Luscombe finally emailed me back. They are at the VAC, with no-one minding the store. They confirmed that with a Harmonie tailpiece, the strings do make contact with the saddle, thus maintaining afterlength when adjusted. They also can order a 108 length, which was recommended to me (by a good luthier) for my 355 mm body.

Sadly, they no longer sell the Clemente tuners as separate items, because they don't fit in many tailpieces. They can be purchased along with the excellent B&C fittings, however, or purchased as replacements for the same.

Clare Chu, you can get the B&C chinrest, separately, from Luscombe, Canada. Their website is a mess, not everything is listed properly, but you can start here: http://www.violins.on.ca/fittings.html

----------------------------------

FWIW: Roberta Rast, 2005 blue medal winner, also uses a Harmonie tailpiece. It looks like these are becoming very popular, at least outside of the classical world.

November 13, 2006 at 12:42 AM · Allan

Sorry I took so long as I was away. I saw the titanium fine tuners at my local music shop and not on the internet. I went back over a weekend to check it out gain as I could not remember the name. Its called Titanovision. Its the same length as a normal tuner except that its much much lighter.

October 24, 2007 at 10:14 PM · Just a note; I noticed I was mentioned here, the Bogaro & Clemente carbon fine tuners can be found on our new web site:

http://www.violins.ca/fittings/tailpieces/tailpieces_carbon_tuner.html

October 25, 2007 at 04:52 PM · Definitely buy good pegs. My wife's fiddle has lost just about all of the peg collars and little ball-tips. Before they completly fall out, you have a nerve-racking buzz that is very difficult to locate without knowing where to look.

October 25, 2007 at 10:27 PM · Vittorio of B+C has sent me cello tuners in the past. Are these cello tuners or can you get them now for violin/viola? The web page doesn't specify.

I generally stay away from discussions that revolve around fittings unless I can be of some use with information as opposed to self- promotion. I will say however that you geneally get what you pay for, which is no surprise to most.

Jujube (zizyphus)is actually what the early Cremonese used. It was brought back to Venice by Marco Polo and has a berry that was made into candy. I don't know how the Chinese wood works as a peg material, I'd have to turn some to get a feel for it. Someone will send me some eventually. Eric Blot says it works well, but he may be talking about the wod growing in Italy. I guarantee it can't be any better for the purpose than Cecocarpus (mountain mahogany)which I think is even better than the good boxwood one used to be able to get. I think the Cremonese would use boxwood when they could get it.

Also, since loose collars came up: most commercial pegs are made with plastic collars that are molded seperately and glued on as an ornament. Even in a standardized mass production, turning pieces of wood to a constant and even diameter is difficult(think 2 times pi times the movement of the cutter). The fact that plastic doesn't expand or contract, at least at the same rate as wood makes these glueing surfaces come apart. It will do the same with ivory or bone if not carefully fit. The Hills actually made a recessed channel under the neck of the pegs and broke the collars to fit them into this slot. It stopped them from coming off and gave more gluing surface but if the glue joint wasn't tight you could still get a buzz, and not the kind you get at the pub. Cheers.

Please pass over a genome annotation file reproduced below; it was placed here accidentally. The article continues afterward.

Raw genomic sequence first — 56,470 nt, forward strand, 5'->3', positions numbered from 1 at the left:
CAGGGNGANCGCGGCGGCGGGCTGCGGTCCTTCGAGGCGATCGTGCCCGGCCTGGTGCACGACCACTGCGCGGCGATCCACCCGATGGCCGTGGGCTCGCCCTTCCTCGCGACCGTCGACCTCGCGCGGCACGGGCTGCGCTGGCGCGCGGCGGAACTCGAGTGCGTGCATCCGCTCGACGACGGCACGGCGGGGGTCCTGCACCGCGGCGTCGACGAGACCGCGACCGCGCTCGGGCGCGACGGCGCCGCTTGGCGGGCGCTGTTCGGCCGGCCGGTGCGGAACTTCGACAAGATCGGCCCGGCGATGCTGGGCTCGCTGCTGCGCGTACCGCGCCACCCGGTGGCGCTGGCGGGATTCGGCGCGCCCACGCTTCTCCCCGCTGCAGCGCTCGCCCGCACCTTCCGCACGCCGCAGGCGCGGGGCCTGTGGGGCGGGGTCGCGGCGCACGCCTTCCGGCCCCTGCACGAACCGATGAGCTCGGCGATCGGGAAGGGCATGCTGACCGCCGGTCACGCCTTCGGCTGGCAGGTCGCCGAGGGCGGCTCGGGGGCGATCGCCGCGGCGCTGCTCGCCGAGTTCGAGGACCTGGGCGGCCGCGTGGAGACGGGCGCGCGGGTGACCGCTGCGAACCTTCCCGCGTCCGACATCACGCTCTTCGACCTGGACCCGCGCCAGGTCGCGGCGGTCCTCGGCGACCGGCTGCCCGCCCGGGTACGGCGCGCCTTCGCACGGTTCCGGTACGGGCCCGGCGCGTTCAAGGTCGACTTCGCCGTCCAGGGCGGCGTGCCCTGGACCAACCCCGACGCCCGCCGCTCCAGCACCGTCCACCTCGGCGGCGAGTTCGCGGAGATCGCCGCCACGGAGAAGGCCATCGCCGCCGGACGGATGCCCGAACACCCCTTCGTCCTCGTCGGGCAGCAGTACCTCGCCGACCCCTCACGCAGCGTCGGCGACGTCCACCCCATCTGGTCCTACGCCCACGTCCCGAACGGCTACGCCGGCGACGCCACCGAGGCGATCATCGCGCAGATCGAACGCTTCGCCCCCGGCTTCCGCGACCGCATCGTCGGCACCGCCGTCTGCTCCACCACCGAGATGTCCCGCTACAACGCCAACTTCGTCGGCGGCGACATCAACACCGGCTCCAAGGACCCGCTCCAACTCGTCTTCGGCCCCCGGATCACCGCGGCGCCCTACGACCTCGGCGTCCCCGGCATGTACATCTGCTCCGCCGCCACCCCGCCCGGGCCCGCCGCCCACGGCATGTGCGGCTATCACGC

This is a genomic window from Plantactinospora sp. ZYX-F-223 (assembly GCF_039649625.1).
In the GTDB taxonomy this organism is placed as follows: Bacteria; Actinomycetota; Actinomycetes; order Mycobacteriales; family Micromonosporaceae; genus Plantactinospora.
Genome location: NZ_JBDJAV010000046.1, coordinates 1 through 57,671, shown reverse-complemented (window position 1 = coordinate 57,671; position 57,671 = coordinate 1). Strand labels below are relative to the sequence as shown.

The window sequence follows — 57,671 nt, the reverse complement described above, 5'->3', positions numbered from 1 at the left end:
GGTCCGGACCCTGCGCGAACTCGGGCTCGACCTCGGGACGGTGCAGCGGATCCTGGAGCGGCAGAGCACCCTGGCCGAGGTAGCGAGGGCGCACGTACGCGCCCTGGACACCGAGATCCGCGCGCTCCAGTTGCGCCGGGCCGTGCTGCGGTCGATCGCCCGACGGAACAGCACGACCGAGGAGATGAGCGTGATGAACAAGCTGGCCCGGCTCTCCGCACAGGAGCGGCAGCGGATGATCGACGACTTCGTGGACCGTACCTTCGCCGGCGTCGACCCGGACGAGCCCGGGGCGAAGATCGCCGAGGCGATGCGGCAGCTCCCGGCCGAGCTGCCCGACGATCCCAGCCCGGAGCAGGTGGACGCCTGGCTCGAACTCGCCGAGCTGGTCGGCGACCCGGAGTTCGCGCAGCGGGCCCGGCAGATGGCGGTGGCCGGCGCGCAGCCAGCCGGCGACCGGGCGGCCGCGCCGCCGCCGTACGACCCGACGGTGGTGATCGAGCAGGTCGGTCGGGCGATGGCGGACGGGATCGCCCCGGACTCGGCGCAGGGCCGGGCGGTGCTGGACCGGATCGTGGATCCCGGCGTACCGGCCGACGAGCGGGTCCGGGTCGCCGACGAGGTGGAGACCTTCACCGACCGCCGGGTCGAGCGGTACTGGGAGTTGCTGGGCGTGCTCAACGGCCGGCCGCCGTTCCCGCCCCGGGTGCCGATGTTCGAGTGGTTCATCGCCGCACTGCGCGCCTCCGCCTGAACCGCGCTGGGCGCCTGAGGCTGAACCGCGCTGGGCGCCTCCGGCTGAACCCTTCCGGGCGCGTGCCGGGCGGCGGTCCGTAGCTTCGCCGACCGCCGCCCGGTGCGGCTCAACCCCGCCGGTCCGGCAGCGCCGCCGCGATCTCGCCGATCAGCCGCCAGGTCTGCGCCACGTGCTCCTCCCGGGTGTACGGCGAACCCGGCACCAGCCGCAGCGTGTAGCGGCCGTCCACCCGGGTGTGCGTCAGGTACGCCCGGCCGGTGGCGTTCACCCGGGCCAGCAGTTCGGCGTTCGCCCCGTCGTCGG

October 26, 2007 at 12:11 AM · I've got a brand new violin here by Kelvin Scott with Otto Tempel pegs, tailpiece, chin rest etc... it's gorgeous and I must say, superior to some of the other things I've seen.

October 26, 2007 at 09:55 PM · Alan,the titanium fine tuner could be found at Howard core.please also take a look of the titanium tailgut there.I have the Bogaro & Clemente fitting with these "tailgut".and it's look and sound great.

October 27, 2007 at 03:23 AM · I'm also thinking of springing for a new full Les Bois d'Harmonie set, in ebony, soon. I think their tailpieces are the most handsome, and reasonably priced.

Since you don't like black fittings, from a purely aesthetic standpoint ----- I'd say go with the type of wood that most closely matches your violin varnish finish in warmth. I think that warm orangey violins with ashy fittings look hideous, and vice versa. A weird pet peeve I have.

Enjoy your new set! Let us know what you get.

October 27, 2007 at 03:59 AM · Maybe I'm missing something but is there a real reason these things are so expensive? Of course it's important to make sure the pegs fit well and the tailpiece works acoustically but isn't this more of a set-up issue? It seems like the subtle variations in the sound post, bridge, and bass bar positions would be much more significant (assuming nothing else major was changed such as back-string length)?

October 27, 2007 at 05:57 AM · Daniel, I don't think you need super expensive fittings, but they really look nice.

October 27, 2007 at 12:37 PM · Just read a Strings article where author Cave said the wood of different fittings can effect tone on some violins. Be afraid!! Be very afraid!!! ;) Sue

October 28, 2007 at 08:29 AM · Having spoken with Kelvin, I think I understand why he puts really good fittings on.

The instrument may or may not need them.

But that instrument is Kelvin's calling card. It's an embodiment of Kelvin's work, his craft, his passion, skill, and taste.

He wants fittings of a quality that he feels matches his instruments.

I own one his violins and yes, the fittings (and the violin itself) are gorgeous.

- Ray